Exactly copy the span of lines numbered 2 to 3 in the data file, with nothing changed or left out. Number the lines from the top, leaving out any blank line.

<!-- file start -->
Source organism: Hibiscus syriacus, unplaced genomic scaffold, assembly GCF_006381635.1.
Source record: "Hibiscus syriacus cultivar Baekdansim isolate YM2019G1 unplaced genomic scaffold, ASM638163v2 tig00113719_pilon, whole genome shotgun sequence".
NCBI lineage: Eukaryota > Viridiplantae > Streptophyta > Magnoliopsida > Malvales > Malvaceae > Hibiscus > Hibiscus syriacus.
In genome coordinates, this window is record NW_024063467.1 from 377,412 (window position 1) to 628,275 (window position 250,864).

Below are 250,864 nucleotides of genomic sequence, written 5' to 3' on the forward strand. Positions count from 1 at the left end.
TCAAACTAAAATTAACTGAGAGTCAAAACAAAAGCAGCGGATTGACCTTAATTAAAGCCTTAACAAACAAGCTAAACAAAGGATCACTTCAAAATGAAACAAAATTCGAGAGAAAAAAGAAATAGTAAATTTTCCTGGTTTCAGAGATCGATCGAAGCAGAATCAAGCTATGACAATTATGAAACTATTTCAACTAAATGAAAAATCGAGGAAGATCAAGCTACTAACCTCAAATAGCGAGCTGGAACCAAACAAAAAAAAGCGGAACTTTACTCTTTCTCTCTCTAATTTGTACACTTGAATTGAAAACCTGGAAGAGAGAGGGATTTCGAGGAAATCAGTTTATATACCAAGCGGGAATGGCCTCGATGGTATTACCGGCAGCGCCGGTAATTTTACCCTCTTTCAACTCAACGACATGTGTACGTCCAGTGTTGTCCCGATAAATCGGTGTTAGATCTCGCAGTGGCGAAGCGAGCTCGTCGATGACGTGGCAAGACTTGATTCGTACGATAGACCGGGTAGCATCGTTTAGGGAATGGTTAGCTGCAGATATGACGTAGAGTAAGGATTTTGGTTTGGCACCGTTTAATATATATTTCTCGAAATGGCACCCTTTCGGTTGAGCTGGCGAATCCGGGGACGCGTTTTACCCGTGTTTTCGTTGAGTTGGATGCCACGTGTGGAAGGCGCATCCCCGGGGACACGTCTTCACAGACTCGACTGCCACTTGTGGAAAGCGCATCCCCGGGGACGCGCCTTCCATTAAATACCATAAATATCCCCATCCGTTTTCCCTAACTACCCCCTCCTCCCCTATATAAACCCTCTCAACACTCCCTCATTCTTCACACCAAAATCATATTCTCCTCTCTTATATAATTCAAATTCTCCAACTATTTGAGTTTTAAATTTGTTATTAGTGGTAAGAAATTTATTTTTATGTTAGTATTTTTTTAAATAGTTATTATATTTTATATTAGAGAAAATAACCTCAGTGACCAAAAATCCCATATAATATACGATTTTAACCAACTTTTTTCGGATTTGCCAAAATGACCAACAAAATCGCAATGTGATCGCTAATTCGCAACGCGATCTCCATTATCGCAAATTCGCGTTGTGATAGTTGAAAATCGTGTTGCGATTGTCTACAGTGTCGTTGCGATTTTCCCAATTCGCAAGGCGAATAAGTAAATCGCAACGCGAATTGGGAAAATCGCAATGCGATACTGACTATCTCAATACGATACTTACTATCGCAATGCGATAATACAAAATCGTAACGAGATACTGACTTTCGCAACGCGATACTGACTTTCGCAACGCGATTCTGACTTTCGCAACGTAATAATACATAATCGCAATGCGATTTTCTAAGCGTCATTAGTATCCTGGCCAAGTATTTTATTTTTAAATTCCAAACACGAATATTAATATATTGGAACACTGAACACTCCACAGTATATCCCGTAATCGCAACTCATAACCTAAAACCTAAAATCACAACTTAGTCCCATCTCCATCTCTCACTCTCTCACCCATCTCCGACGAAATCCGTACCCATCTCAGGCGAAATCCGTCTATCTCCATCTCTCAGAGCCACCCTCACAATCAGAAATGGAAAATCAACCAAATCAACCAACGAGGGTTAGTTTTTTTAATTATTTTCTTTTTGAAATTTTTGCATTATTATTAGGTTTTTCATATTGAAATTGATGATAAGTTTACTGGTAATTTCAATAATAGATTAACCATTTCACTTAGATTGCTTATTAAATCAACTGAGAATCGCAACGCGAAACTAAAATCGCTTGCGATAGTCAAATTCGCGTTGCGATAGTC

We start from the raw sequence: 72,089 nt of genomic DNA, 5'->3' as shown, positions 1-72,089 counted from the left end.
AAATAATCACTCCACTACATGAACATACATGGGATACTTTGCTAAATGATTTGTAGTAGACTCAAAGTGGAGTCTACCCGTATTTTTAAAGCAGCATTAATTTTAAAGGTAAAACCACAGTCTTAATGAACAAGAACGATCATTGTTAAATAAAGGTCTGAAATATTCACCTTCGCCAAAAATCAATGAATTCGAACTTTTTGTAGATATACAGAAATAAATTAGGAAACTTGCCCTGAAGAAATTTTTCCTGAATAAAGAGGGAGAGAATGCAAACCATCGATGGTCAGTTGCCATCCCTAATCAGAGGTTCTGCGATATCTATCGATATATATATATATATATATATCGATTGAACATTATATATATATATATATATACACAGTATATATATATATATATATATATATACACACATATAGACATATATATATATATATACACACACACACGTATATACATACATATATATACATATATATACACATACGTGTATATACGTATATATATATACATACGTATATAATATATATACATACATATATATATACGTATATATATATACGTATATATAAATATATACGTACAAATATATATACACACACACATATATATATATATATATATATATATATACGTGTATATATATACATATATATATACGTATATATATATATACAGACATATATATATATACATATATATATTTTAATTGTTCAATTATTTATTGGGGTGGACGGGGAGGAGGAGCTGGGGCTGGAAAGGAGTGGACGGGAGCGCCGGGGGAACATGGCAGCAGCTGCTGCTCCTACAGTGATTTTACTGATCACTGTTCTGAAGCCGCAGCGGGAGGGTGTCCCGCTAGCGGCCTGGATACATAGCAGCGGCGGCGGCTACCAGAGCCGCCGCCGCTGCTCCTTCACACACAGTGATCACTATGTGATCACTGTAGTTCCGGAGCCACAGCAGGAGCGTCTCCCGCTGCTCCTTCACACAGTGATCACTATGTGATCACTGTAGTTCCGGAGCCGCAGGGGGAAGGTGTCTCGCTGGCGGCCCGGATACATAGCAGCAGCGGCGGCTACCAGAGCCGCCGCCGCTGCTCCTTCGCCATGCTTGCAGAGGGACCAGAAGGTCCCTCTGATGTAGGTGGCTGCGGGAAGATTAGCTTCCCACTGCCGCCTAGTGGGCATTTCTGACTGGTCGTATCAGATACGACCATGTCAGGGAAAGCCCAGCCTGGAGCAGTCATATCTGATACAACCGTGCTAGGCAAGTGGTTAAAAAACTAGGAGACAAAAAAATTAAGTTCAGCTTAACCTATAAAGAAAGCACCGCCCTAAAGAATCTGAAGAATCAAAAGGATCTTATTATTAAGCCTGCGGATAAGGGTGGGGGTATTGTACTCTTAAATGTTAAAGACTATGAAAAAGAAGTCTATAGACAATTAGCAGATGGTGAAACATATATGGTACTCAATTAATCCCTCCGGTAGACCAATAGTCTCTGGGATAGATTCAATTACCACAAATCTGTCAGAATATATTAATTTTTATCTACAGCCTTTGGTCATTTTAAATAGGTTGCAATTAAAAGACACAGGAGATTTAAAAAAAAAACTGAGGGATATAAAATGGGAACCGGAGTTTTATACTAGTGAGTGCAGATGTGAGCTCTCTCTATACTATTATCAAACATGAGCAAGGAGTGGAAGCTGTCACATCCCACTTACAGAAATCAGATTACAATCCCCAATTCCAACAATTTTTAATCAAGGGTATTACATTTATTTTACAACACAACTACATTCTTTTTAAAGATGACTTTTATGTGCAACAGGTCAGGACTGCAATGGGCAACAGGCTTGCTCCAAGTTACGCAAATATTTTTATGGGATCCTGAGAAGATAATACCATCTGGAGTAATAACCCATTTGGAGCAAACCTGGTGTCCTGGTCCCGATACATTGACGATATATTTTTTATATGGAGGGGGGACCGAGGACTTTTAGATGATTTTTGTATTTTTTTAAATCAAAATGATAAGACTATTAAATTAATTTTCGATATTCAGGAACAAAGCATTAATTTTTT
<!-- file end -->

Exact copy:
Source record: "Hibiscus syriacus cultivar Baekdansim isolate YM2019G1 unplaced genomic scaffold, ASM638163v2 tig00113719_pilon, whole genome shotgun sequence".
NCBI lineage: Eukaryota > Viridiplantae > Streptophyta > Magnoliopsida > Malvales > Malvaceae > Hibiscus > Hibiscus syriacus.